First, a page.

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  • Alain
    Hello all, As you know astrology is a scam. One has to be stupid, with today s knowledge, to imagine that the celestial objects influence the lives of human.
    Message 1 of 60 , Nov 8, 2010
      Hello all,
      As you know astrology is a scam. One has to be stupid, with today's
      knowledge, to imagine that the celestial objects influence the lives of
      human. This is a ridiculous idea.
      Except...
      It does change the lives of astronomers. A stupid rock at the end of the
      solar system happens to pass just in front of a completely unknown star as
      seen from your garden, and you get a lot more work and a lot less sleep for
      several days.
      So yes we were lucky to be behind the shadow. There is the story written by
      Kelly Beatty on the Sky and Telescope page, but I wrote a personal account
      at http://www.spaceobs.com/perso/recherche/Eris/
      We can't give precise numbers (Bruno Sicardy will submit a letter to Nature
      with all the good stuff :)), we are still improving the data reduction etc..
      but it is relatively clear that Eris is smaller than Pluto. Look at the good
      side, it is also whiter and for those who have an interest in it, Pluto is
      back as the largest asteroid in the solar system.
      So for now I guess I will just have to write a book entitled "How I (was
      part of a team which) killed Eris, and why it had it coming". Lot more work,
      I tell you :)
      Alain



      -----Original Message-----
      From: mpml@yahoogroups.com [mailto:mpml@yahoogroups.com] On Behalf Of Alain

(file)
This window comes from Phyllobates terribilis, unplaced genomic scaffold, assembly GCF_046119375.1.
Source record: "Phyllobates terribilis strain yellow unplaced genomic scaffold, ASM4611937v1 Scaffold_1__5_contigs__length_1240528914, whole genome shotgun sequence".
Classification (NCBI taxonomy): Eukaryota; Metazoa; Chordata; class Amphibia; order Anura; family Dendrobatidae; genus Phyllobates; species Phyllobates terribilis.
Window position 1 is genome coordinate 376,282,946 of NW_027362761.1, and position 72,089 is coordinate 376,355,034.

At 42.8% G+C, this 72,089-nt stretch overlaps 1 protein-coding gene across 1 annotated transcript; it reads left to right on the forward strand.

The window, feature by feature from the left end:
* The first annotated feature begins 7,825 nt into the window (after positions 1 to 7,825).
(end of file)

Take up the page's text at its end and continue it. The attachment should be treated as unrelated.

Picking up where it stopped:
Sent: lundi 8 novembre 2010 17:04
      To: 'Fiona Vincent'
      Cc: 'mpml mpml \(list\)'
      Subject: {MPML} Eris

      Yes :)
      http://www.skyandtelescope.com/news/106861063.html
      Alain


      -----Original Message-----
      From: mpml@yahoogroups.com [mailto:mpml@yahoogroups.com] On Behalf Of Fiona
      Vincent
      Sent: lundi 8 novembre 2010 16:27
      To: Alain
      Cc: 'mpml mpml \(list\)'
      Subject: Re: {Disarmed} RE: {MPML} An Early Warning System for Asteroid
      Impact



      On Fri, 5 Nov 2010, Alain wrote:

      > For now getting ready for the no occultation of Eris tonight :)


      Don't keep us in suspense! Did you see an occultation?

      Fiona


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      Le message a iti virifii par ESET NOD32 Antivirus.

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    • Marshall Eubanks
      Ah, thanks for catching that... Marshall
      Message 60 of 60 , Nov 9, 2010
        Ah, thanks for catching that...

        Marshall


        On Nov 9, 2010, at 8:24 PM, Paulo Holvorcem wrote:

        > Just a correction: Eris has a 561-year orbit and is now past aphelion
        > at 96.6 AU from the sun. The famous, large distant object with a period
        > longer than 10,000 years orbit and which is moving toward perihelion is
        > Sedna.
        >
        > Paulo
        >
        > On 2010-11-09 23:06, Marshall Eubanks wrote:
        >>
        >>
        >> On Nov 9, 2010, at 5:46 PM, RICHARD MILES wrote:
        >>
        >>> This is where chemistry is important. Usually people consider nitrogen
        >>> frost and methane frost at the distance of Pluto but the temperature out
        >>> there at 96 AU is probably low enough to have solid hydrogen frost even in a
        >>> near-vacuum. You don't need a large mass fraction to be present to alter
        >>> the appearance of the surface so the fact the bulk density of Eris is high
        >>> is not so critical. How about a world near the surface having geysers of
        >>> liquid hydrogen and where on a cold day it snows flakes of solid hydrogen?
        >>>
        >>
        >> First, there is this press report from the DPS
        >>
        >> http://www.astronomynow.com/news/n1010/06eris/
        >>
        >> Second, remember that Eris is in spring moving towards summer on its 10+ kiloyear orbit.
        >>
        >> Whatever is coating the surface could be a relatively recent deposition .
        >>
        >> Has anyone done thermal models to see if Hydrogen could freeze in winter to evaporate at the sub-solar point as summer approaches ?
        >>
        >> Regards
        >> Marshall
        >
        >
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